We also see market products like Lenny & Larry’s The Complete Cookie All Natural Snickerdoodle Cookie, advertised to online customers with explanations about what exactly is and is not in the product: “This great tasting vegan cookie has no animal products, no dairy products and no preservatives. With 16 grams of protein, 6 grams of fiber, 0 grams of trans fat and 0 grams of cholesterol, you can see why The Complete Cookie is the perfect snack!”
In another step toward providing customers with the natural products they’re demanding, General Mills has committed to moving to 100% cage-free eggs for its U.S. operations.
Cereal sales have been slumping in supermarkets (Mintel reports a 6% decline between 2012 and 2014), but in natural food stores, sales have actually increased 20%. This could be a sign that General Mills is headed in the right direction with its initiatives to lower sugar and switch to natural flavors. “Consumers increasingly want the ingredient list for their cereal to look like what they pull out of their pantry,” Jim Murphy, president of General Mills U.S. cereal business. They don’t want labels with “colors with numbers and ingredients you can’t pronounce.” More than 60% of General Mills cereals already have no artificial colors or flavors, Murphy says. The organization aims to up that to 90% by end of next year and finish up in 2017.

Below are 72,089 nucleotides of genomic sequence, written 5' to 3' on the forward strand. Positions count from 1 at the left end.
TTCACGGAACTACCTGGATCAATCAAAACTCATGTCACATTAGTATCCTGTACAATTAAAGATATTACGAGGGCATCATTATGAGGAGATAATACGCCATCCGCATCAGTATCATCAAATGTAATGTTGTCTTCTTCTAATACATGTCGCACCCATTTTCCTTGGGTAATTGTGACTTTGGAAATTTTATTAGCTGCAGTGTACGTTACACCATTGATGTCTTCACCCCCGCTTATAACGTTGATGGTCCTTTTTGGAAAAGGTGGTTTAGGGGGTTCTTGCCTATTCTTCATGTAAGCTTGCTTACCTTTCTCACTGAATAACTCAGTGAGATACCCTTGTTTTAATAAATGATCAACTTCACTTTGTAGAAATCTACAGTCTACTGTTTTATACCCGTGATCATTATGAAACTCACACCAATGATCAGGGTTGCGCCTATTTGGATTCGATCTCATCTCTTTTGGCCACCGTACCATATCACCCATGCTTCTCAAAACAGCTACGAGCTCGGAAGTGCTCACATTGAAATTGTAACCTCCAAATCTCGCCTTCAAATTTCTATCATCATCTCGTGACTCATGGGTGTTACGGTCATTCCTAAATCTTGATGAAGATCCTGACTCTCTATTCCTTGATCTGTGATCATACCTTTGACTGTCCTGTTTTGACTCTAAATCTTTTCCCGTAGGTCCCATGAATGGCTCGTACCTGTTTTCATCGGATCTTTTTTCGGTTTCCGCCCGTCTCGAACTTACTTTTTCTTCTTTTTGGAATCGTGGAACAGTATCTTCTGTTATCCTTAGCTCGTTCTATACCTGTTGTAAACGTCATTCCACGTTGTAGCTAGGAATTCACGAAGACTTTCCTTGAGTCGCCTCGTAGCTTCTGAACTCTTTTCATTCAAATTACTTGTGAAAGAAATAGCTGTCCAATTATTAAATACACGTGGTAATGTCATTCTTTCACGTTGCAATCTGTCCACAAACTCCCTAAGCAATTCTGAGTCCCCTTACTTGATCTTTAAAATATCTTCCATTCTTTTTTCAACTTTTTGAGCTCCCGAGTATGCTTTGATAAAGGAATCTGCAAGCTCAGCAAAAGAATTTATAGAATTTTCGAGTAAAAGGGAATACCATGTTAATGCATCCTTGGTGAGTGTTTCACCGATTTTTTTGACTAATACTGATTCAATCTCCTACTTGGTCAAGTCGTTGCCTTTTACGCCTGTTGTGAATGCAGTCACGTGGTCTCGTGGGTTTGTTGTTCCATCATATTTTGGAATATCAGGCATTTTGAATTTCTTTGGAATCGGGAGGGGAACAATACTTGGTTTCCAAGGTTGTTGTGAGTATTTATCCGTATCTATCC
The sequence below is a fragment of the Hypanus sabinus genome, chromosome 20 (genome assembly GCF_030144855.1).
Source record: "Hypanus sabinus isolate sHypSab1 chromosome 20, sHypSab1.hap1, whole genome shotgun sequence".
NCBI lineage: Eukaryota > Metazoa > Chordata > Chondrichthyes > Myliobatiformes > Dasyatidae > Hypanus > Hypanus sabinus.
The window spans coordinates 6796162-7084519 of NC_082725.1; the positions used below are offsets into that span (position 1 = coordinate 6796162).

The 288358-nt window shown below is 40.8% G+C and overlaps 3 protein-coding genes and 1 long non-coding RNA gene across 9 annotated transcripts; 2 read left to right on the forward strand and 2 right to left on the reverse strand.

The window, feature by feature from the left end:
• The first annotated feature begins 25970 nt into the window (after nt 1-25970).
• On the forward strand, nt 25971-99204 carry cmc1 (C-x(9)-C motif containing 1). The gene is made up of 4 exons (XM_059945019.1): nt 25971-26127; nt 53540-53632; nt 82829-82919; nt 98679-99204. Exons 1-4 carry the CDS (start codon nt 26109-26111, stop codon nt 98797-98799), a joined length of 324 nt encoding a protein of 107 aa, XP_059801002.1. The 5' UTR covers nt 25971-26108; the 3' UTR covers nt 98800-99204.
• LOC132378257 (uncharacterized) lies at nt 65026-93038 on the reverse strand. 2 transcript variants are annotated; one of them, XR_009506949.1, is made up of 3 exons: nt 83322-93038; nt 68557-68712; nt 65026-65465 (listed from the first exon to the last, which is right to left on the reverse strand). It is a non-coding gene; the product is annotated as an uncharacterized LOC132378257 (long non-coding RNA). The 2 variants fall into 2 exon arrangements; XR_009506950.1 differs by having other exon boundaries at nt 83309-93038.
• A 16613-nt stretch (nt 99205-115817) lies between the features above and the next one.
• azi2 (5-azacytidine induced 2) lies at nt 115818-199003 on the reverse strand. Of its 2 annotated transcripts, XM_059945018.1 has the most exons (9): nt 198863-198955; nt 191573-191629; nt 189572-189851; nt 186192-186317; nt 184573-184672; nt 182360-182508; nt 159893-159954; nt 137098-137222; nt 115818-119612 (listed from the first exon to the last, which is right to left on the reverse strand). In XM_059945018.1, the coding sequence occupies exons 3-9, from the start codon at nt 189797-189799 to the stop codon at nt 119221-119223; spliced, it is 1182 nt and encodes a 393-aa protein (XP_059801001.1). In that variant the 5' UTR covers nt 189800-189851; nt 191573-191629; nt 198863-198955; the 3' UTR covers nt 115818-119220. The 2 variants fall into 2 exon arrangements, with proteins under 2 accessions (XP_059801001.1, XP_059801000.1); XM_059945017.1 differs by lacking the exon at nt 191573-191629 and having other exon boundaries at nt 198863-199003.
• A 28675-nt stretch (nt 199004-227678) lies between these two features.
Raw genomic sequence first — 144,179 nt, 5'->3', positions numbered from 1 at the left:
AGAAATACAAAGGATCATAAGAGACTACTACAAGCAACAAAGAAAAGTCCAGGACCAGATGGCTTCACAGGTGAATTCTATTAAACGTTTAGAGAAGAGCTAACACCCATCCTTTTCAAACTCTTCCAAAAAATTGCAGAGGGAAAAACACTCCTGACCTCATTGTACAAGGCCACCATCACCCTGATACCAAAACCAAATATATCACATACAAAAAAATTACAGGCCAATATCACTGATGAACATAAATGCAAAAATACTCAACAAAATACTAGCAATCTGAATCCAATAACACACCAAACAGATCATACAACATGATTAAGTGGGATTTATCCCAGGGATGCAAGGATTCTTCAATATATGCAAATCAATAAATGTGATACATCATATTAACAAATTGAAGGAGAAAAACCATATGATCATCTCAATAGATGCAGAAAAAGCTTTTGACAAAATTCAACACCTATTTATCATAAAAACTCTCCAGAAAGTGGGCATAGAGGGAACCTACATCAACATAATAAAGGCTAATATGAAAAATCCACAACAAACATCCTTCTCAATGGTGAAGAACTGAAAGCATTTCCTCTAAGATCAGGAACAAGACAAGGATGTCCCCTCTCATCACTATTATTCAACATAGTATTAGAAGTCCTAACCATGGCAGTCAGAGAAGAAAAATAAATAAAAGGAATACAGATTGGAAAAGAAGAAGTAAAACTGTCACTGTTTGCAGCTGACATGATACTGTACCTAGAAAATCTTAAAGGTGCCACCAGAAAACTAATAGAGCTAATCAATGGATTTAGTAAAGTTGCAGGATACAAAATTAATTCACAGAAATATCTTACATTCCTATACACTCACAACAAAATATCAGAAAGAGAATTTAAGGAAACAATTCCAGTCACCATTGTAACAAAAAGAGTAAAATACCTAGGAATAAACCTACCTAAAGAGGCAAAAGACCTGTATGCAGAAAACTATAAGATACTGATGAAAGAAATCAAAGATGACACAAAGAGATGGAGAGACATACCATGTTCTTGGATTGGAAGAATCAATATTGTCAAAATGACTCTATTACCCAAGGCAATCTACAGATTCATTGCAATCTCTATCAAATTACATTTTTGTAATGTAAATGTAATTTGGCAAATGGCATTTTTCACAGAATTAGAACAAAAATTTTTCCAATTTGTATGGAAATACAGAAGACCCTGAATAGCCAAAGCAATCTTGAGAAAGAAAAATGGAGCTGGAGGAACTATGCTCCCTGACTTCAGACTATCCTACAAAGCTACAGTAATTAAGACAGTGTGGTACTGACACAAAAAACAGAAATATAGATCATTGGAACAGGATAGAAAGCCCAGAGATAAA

In North America, there have been 1,591 new beverage products launched with the All Natural Product claim between January 2011 – June 2015.
True Lemon Fruit Orchard Sunshine Strawberry Medley Drink Mix
With the tagline “Real flavor from real fruit,” the packaging claims the product to be the “first powdered drink mix that contains whole fruit powder.” It contains no artificial flavors or sweeteners, provides 100% of the recommended daily intake of vitamin C, and comprises 100% natural ingredients.
Powerful Yogurt Chocolate Protein Drink